The two-way traffic of the nineteenth century, when Muslim scholars of South Asia and the Middle East—including clerics of Mecca and Medina—were in a conversation, is something of the past.
Indeed, as shown by Ayesha Sidiqqa, the “madrasa system in Pakistan now represents a one-way traffic in which financial patronage has shaped the discourse in the country since the 1980s.” However, Gulf influence is not unequivocal as the Wahhabi-Salafi brand of Islam widespread in Arabia is transformed while travelling to South Asia, having to adapt and coexist with South Asian understandings of Islam. Hence Samina Yasmeen argues that Lashkar-e-Taiba could attract followers only by “indigenising the Salafi narrative,” especially in respect to and regarding women.
In spite of…attacks, dargahs remain part of popular Islam and Muslims continue to visit them, along with Hindus, Christians, and Sikhs. Yet while this dimension of the religious scene is true across South Asia, it is the most obvious on the Indian side. Pilgrims continue to attend Urs festivities, and Pakistanis apply for visas to visit the Sufism has also made some inroads into the Gulf monarchies. Ajmer Dargah Sharif and other shrines. Interestingly…Sufism has also made some inroads into the Gulf monarchies, following in the footsteps of the South Asian diaspora there and establishing links with the local Sufi networks eager to find support at home against the encroachment of Salafi ultra-orthodoxy.
Regionalism—often mixed with Sufism—has also been an antidote to Salafism in different provinces of South Asia. It has contained the Salafi external influences even more effectively when local cultures combined with the popular religion par excellence that is Sufism.
Sindh is a case in point. Sindhi nationalists look at themselves as the descendants of the Indus civilization. Their ideologue in chief, GM Syed (1904–95) used to say, “I am Sindhi for 5,000 years, I am Muslim for 1,400 years, I am Pakistani for 63 years.”
“Saudi Arabisation” in Pakistan
Clearly, despite the resilience of local perceptions and practices of Islam, a process of “Saudi Arabisation” of Islam is taking place across South Asia. In Pakistan, the state is a major actor in this process—a point that needs to be re-emphasised. As mentioned by several contributors to this volume, the growing religious influence of Saudi Arabia in Pakistan is one of the legacies of Zia’s Islamisation policy. Since then, the government has oscillated between long phases of greater rapprochement with the Saudis and short episodes of equidistant relations with Saudi Arabia and Iran.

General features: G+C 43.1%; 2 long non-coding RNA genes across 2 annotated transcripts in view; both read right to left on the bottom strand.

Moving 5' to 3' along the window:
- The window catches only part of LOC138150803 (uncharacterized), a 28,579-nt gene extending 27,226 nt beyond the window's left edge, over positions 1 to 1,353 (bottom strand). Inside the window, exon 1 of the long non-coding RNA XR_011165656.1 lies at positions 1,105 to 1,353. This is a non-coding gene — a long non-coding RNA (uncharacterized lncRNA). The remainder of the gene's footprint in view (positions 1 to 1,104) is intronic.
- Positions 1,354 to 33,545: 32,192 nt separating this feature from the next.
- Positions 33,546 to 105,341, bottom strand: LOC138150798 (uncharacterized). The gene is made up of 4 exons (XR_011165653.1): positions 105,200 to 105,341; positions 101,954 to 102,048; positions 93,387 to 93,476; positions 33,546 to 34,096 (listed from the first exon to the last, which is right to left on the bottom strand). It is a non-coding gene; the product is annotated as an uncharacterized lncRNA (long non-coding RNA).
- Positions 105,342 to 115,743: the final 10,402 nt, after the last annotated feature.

Islamabad has been closer to Riyadh when rulers came from the army or the Pakistan Muslim League (Nawaz), a party whose leader, Nawaz Sharif, had found refuge in Jeddah from 2000 to 2007 when General Musharraf exiled him after the 1999 coup. The Sharifs had already good relations with the Saudi ruling family, but these links intensified. Not only did one of Nawaz’s daughters marry a grandson of King Fahd, but Nawaz and his brother developed several businesses in Saudi Arabia—a country they visited very often, for more than pilgrimages.
By contrast, when the People’s Pakistan Party was in office, the government tried to promote better relations with Iran, a policy Riyadh attributed to the Shi‘a background of the Bhutto family. While Zulfikar Ali Bhutto, the founder of the party, never declared whether he was a Shi‘a or not, he married an Iranian woman, a decision that fostered suspicion. When Asif Zardari, the widower of Benazir Bhutto, became president in 2008, he favoured a balanced attitude vis-à-vis Iran.
On the Indian side, a similar development has taken shape with the creation of Peace TV channel by Abdul Karim Zakir Naik who has reached a reported 100 million viewers. Zakir Naik speaks against Sufi devotions and Shi‘ism in more or less explicit terms.